Domains that potentially stand to benefit from neural networks include banking, where AI systems can evaluate credit and loan application evaluation, fraud and risk, loan delinquencies, and attrition. On the business analytics side, neural networks can model customer behavior, purchase, and renewals and segment customers while analyzing credit line usage, loan advising, real estate appraisal, and more. Neural networks can also play a role in transportation, where they’re able to power routing systems, truck brake diagnosis systems, and vehicle scheduling. And in medicine, they can perform cancer cell analysis, emergency room test advisement, and even prosthesis design.
Individual companies are using neural networks in various ways depending on their businesses. LinkedIn, for instance, applies neural networks along with linear text classifiers to detect spam or abusive content in its feeds when it’s created. The social network also use neural nets to help understand the kinds of content shared on LinkedIn — ranging from news articles to jobs to online classes — so that it can build better recommendation and search products for members and customers.
Call analytics startup DialogTech also employs neural networks to classify inbound calls into predetermined categories, or to assign a lead quality score to calls. A neural network performs these actions based on the call transcriptions and the marketing channel or keyword that drove the call. For example, if a caller who’s speaking with a dental office asks to schedule an appointment, the neural network will seek, find, and classify that phrase as a conversation, providing marketers with insights into the performance of marketing initiatives.
Another business among the many using neural networks is Untapt, a recruitment platform. The company uses a neural network trained on millions of data points and hiring decisions to match people to roles where they’re more likely to succeed. “Neural nets and AI have incredible scope, and you can use them to aid human decisions in any sector. Deep learning wasn’t the first solution we tested, but it’s consistently outperformed the rest in predicting and improving hiring decisions,” cofounder and CTO Ed Donner told Smartsheet.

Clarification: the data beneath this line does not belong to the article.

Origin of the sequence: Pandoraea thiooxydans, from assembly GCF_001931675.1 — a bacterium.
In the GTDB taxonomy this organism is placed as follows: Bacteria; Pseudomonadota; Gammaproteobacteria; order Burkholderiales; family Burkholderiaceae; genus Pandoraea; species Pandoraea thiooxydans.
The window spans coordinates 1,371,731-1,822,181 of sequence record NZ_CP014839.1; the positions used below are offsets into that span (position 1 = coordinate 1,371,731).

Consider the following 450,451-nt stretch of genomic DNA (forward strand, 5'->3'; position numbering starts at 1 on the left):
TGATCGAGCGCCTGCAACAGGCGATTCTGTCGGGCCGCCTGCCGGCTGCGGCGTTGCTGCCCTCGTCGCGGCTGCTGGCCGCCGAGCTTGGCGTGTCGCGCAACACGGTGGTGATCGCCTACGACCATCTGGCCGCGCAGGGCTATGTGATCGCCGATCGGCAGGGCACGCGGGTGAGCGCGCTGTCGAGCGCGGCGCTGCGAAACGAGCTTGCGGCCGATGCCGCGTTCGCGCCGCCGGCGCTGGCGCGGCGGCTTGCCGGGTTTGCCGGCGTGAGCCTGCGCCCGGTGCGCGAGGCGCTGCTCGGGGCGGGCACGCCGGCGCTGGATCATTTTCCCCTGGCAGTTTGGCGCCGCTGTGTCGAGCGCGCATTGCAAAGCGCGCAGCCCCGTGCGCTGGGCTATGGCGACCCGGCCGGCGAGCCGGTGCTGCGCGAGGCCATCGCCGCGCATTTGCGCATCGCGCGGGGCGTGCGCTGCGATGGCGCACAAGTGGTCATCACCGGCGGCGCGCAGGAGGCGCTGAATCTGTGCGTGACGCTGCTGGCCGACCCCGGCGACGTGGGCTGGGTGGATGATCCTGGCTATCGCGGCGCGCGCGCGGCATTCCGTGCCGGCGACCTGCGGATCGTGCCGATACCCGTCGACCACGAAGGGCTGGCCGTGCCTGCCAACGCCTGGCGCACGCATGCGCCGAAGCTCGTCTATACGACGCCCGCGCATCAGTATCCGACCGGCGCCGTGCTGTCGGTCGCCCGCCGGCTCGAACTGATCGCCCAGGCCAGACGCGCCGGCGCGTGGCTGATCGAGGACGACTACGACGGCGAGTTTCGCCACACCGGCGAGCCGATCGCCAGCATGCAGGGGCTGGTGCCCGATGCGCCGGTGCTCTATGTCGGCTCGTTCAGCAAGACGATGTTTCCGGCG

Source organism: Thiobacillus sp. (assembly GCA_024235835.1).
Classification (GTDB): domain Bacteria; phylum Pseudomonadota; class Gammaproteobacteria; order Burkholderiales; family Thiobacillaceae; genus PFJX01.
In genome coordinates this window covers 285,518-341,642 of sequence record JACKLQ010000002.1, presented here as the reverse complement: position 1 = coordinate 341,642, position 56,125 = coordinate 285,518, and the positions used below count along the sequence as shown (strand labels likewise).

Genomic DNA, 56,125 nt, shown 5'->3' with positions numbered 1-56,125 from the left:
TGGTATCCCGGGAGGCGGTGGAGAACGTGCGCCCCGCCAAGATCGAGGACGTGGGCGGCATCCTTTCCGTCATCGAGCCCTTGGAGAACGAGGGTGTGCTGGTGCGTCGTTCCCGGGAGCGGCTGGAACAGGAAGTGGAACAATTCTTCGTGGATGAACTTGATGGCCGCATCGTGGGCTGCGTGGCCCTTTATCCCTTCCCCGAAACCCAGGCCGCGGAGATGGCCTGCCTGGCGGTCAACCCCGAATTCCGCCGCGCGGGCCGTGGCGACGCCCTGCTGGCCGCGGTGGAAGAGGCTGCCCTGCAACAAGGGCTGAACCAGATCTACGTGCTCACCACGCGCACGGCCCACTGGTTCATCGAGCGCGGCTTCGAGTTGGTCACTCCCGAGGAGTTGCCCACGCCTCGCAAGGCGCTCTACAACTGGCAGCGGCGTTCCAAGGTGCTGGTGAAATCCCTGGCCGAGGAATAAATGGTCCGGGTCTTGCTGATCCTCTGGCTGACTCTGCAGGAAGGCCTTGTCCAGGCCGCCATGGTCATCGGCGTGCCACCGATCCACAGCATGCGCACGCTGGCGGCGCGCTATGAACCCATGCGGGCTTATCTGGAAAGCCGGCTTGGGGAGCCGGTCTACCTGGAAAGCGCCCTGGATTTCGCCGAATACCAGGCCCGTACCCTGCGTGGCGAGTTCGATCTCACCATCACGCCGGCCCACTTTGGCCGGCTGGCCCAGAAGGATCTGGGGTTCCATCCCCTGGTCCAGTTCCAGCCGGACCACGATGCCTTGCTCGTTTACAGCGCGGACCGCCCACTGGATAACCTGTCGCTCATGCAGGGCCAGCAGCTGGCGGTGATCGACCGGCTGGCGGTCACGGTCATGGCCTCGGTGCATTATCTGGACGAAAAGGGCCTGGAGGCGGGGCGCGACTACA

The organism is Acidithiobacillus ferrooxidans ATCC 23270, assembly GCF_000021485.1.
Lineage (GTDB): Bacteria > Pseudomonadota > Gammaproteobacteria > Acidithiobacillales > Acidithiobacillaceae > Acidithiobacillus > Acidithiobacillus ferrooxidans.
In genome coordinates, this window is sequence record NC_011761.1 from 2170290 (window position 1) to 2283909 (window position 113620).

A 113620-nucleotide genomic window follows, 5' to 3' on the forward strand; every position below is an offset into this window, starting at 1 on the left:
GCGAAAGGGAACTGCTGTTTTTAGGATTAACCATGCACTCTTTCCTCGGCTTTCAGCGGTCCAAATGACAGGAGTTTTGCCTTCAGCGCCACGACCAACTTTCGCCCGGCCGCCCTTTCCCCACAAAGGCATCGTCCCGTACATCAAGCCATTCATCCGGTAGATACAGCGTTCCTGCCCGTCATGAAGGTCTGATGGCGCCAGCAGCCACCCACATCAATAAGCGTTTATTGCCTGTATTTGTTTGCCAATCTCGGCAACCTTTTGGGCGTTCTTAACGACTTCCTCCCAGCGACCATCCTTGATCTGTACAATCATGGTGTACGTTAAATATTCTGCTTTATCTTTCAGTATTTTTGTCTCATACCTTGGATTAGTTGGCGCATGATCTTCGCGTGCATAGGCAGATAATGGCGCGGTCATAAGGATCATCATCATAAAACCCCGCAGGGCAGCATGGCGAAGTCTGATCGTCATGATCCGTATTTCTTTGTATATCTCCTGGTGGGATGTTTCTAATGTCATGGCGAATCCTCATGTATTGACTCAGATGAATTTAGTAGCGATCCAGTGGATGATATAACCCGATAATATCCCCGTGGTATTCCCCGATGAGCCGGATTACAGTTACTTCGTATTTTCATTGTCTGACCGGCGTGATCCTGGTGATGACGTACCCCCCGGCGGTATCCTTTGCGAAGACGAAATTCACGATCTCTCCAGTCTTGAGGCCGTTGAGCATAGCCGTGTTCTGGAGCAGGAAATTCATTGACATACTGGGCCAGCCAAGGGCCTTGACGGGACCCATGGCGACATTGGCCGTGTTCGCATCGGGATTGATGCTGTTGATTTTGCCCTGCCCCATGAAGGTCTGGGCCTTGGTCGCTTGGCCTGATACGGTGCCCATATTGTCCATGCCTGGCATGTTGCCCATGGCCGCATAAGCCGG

Challenges and benefits
Despite their potential, neural networks have shortcomings that can be challenging for organizations to overcome. A common criticism is that they require time-consuming training with high-quality data. Data scientists spend the bulk of their time cleaning and organizing data, according to a 2016 survey conducted by CrowdFlower. And in a recent Alation report, a majority of respondents (87%) pegged data quality issues as the reason their organizations failed to implement AI.
Beyond data challenges, the skills gap also presents a barrier to neural networks adoption. A majority of respondents in a 2021 Juniper report said their organizations were struggling with expanding their workforce to integrate with AI systems. Unrealistic expectations from the C-suite, another top reason for failure in neural network projects, contribute to delays in AI deployment.
Issues aside, the benefits of neural networks are tangible — and substantial. Neural networks can solve otherwise intractable problems, such as those that render traditional analytical methods ineffective. Harvard Business Review estimates that 40% of all the potential value created by analytics comes from the AI techniques that fall under the umbrella of deep learning, which leverage multiple layers of neural networks, accounting for between $3.5 trillion and $5.8 trillion in annual value. Gartner anticipates that neural network-powered virtual agents alone will drive $1.2 trillion in business value.
The takeaway is that neural networks have matured to the point of offering real, practical benefits. They’re already essential to supporting decisions, automating work processes, preventing fraud, and performing other key tasks across enterprises. While flawed, they’ll continue developing, which is perhaps why adoption is on the upswing. In a recent KPMG survey, 79% percent of executives said that they have a moderately functional AI strategy, while 43% say it’s fully functional at scale.